Effective presentations
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Effective Presentations. Some Tips. Why is it Important?. First impressions count – job interviews, scientific meetings, selling/marketing an idea to a potential investor. Quality of Oral presentations are often overlooked, especially in scientific meetings.

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Effective Presentations

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Effective presentations

Effective Presentations

Some Tips

Why is it important

Why is it Important?

  • First impressions count – job interviews, scientific meetings, selling/marketing an idea to a potential investor.

  • Quality of Oral presentations are often overlooked, especially in scientific meetings.

  • No body’s perfect! So a set of rules/guidelines always helps.

  • Some people may claim they are natural born speakers needing no preparation for a presentation (I’m not one of them, are you?)

  • But in reality, if one practices hard and does his/her homework, he/she can always make a good presentation

  • This presentation is a presentation on presentation!

  • Hopefully, you can all get some ideas to implement in future, starting with your class project due on Dec 13th, 2004.

Some basic steps

Some Basic Steps

  • Planning

  • Preparation

  • Outlining

  • Important Elements

  • Practice

  • Handling questions



  • Know the following in advance:

  • What type of presentation are you delivering?

    Formal/Informal; Scientific/Business

  • Composition of the audience

    Who will be there? What do they want to hear?

  • Time allotted


  • Expectations

    Define the expectations of your presentation – match them with what you think are the expectations of the audience.



  • Start thinking early of what needs to be presented

  • Presentation needs to have a logical structure, flow, continuity from one topic to another

  • Structure? – Introduction – Objectives – Methods – Results – Conclusions – Questions

  • Try jotting down your thoughts first on piece of paper

  • Are there specific things about your work you want highlighted?

  • What is so novel or interesting about your work being presented?

  • Rehearse, Revise and then Rehearse. Repeat until you feel comfortable with time.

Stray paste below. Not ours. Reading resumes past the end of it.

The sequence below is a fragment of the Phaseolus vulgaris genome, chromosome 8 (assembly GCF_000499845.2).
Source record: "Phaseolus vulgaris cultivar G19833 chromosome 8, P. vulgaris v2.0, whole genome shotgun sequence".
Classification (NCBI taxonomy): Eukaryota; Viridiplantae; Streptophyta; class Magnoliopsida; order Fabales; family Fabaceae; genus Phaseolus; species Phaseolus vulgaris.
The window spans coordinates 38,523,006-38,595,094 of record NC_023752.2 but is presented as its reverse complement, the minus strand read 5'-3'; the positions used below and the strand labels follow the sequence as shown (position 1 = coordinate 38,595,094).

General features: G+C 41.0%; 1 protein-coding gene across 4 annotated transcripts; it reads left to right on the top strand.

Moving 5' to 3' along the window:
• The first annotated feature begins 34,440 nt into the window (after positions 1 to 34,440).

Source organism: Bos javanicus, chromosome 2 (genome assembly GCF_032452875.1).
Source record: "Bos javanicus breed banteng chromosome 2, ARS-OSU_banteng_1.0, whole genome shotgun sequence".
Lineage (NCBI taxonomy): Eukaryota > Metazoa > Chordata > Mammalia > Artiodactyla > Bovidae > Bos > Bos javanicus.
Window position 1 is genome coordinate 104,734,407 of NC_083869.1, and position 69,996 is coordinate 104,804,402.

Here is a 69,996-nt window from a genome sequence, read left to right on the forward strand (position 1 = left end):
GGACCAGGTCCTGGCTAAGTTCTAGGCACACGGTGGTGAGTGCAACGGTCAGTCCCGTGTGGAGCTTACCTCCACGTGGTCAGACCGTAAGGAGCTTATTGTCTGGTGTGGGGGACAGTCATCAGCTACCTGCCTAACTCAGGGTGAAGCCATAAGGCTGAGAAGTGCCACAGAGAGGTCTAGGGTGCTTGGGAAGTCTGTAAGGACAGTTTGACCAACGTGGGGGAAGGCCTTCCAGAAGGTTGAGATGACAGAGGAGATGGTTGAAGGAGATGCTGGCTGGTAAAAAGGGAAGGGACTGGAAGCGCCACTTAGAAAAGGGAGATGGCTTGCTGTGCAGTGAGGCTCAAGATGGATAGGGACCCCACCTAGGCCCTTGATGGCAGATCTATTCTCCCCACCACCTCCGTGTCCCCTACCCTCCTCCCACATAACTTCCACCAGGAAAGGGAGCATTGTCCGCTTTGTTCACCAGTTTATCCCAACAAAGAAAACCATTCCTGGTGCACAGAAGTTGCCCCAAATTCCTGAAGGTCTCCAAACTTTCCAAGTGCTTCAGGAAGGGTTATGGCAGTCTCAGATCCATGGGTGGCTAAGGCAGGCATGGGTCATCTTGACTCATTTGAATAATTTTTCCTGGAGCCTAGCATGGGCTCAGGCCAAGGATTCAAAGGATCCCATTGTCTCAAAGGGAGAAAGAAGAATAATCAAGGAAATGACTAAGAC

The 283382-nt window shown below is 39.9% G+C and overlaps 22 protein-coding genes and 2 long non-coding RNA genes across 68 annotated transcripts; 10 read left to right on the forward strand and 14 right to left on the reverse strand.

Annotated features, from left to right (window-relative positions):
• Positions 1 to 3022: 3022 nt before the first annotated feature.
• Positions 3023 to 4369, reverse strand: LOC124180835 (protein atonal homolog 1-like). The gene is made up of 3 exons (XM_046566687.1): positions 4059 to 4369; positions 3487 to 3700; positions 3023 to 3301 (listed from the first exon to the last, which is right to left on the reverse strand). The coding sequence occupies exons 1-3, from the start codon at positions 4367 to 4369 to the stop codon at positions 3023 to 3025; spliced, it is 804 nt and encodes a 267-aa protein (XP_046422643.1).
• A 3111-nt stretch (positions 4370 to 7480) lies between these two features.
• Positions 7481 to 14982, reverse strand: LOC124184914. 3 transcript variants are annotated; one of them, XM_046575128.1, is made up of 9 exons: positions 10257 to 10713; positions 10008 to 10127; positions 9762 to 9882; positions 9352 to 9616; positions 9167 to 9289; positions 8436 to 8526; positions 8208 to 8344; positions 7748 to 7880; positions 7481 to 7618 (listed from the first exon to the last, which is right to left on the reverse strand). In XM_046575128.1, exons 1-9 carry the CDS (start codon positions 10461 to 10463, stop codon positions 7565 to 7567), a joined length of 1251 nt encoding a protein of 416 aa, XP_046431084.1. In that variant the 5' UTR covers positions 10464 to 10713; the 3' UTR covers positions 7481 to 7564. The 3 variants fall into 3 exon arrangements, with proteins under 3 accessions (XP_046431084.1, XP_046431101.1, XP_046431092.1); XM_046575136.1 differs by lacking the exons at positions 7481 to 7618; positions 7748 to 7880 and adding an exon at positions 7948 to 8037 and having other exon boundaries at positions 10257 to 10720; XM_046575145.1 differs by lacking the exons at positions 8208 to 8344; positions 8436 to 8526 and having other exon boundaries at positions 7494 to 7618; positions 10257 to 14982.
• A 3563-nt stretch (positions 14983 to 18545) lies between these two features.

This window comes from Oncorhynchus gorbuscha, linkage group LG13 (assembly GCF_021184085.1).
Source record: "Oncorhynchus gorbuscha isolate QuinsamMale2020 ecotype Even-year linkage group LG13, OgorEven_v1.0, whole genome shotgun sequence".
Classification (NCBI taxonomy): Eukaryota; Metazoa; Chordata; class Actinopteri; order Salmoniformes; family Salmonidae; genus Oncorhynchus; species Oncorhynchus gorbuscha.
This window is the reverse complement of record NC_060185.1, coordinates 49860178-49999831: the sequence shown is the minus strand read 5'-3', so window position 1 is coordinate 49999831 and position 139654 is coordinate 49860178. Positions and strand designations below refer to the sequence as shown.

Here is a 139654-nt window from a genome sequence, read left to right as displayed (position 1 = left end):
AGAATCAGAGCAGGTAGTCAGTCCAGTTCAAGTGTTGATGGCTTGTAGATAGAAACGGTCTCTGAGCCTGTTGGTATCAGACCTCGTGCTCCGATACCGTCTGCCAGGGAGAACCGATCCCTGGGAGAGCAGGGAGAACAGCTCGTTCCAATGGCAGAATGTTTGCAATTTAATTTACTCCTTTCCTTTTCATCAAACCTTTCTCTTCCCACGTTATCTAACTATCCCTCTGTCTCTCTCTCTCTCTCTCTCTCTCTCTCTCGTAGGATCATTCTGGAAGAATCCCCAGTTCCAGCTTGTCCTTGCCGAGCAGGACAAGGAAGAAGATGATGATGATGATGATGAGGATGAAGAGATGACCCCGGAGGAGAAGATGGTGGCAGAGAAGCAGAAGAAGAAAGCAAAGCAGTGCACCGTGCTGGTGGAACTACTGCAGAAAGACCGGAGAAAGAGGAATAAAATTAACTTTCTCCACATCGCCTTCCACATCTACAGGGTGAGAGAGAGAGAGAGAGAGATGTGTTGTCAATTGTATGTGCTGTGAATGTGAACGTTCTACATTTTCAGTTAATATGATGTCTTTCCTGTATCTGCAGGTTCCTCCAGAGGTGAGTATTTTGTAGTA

• Have someone else assess your presentation independently.

Outlining the graphical mode of display

Outlining (the graphical mode of display)

  • Audience gets bored easily (remember they are spending valuable time listening to you and they are not getting paid!)

  • There’s no fixed rule for outlining your presentation – but try something novel (unique/creative yet simple, don’t go very fancy!)

  • As time goes, audience usually forgets material that was presented earlier. You need to sustain the interest of the audience.

  • Ask yourself if the content you are presenting is enough? All depends on time, type of audience etc.

Important elements

Important Elements

  • Keep it Simple Stupid! (known as KISS rule) (has worked well for me – simplicity - but no excuses for sloppiness!)

  • If you want to impress audience with hi-tech graphics, cartoons, movies, be careful enough to have test run the system well or have backups

  • Stage-fright? Everybody has it (I have it every time!). Special kind of Rehearsing helps. Also Imagining your audience naked is said help (but don’t apply that when I’m attending your presentation!)

  • Don’t go too fast, or two slow (100 words per minute is usually ok for scientific meetings).

  • Don’t repeat yourself too much (I always have this problem).

  • Presentation is like a scripted activity – but not fully scripted. So, don’t recite, but then don’t pause, stammer (umms, aahs) and digress too much.

Other tips

Other Tips

  • Transition one topic to another in your presentation nicely

  • Maintain TIME!

  • Sustain interest, but having ‘planned’ tangents if you wish, just to remove the monotony of presentation.

  • Show passion, interest, excitement, humility to learn, to teach, to inspire (if you have a message!, but no need to be Evangelical). Don’t put up a sad face as if you are not getting paid enough!